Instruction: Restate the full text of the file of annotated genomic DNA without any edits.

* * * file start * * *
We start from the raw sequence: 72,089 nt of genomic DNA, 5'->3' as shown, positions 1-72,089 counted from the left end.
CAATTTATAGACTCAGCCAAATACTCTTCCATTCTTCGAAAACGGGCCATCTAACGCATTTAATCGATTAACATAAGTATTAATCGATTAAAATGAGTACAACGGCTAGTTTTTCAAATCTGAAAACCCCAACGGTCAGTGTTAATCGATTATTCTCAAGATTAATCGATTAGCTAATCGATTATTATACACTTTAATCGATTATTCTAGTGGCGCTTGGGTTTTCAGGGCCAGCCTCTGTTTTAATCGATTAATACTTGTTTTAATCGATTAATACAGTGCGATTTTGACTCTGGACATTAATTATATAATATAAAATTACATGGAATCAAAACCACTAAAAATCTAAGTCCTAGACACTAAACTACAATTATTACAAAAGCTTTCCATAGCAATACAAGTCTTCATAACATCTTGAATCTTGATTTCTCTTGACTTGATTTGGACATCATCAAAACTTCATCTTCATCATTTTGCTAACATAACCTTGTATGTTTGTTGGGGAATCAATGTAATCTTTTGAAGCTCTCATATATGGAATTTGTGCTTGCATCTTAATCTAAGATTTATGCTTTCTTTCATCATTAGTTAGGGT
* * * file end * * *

We start from the raw sequence: 72,089 nt of genomic DNA, 5'->3' as shown, positions 1-72,089 counted from the left end.
CAATTTATAGACTCAGCCAAATACTCTTCCATTCTTCGAAAACGGGCCATCTAACGCATTTAATCGATTAACATAAGTATTAATCGATTAAAATGAGTACAACGGCTAGTTTTTCAAATCTGAAAACCCCAACGGTCAGTGTTAATCGATTATTCTCAAGATTAATCGATTAGCTAATCGATTATTATACACTTTAATCGATTATTCTAGTGGCGCTTGGGTTTTCAGGGCCAGCCTCTGTTTTAATCGATTAATACTTGTTTTAATCGATTAATACAGTGCGATTTTGACTCTGGACATTAATTATATAATATAAAATTACATGGAATCAAAACCACTAAAAATCTAAGTCCTAGACACTAAACTACAATTATTACAAAAGCTTTCCATAGCAATACAAGTCTTCATAACATCTTGAATCTTGATTTCTCTTGACTTGATTTGGACATCATCAAAACTTCATCTTCATCATTTTGCTAACATAACCTTGTATGTTTGTTGGGGAATCAATGTAATCTTTTGAAGCTCTCATATATGGAATTTGTGCTTGCATCTTAATCTAAGATTTATGCTTTCTTTCATCATTAGTTAGGGT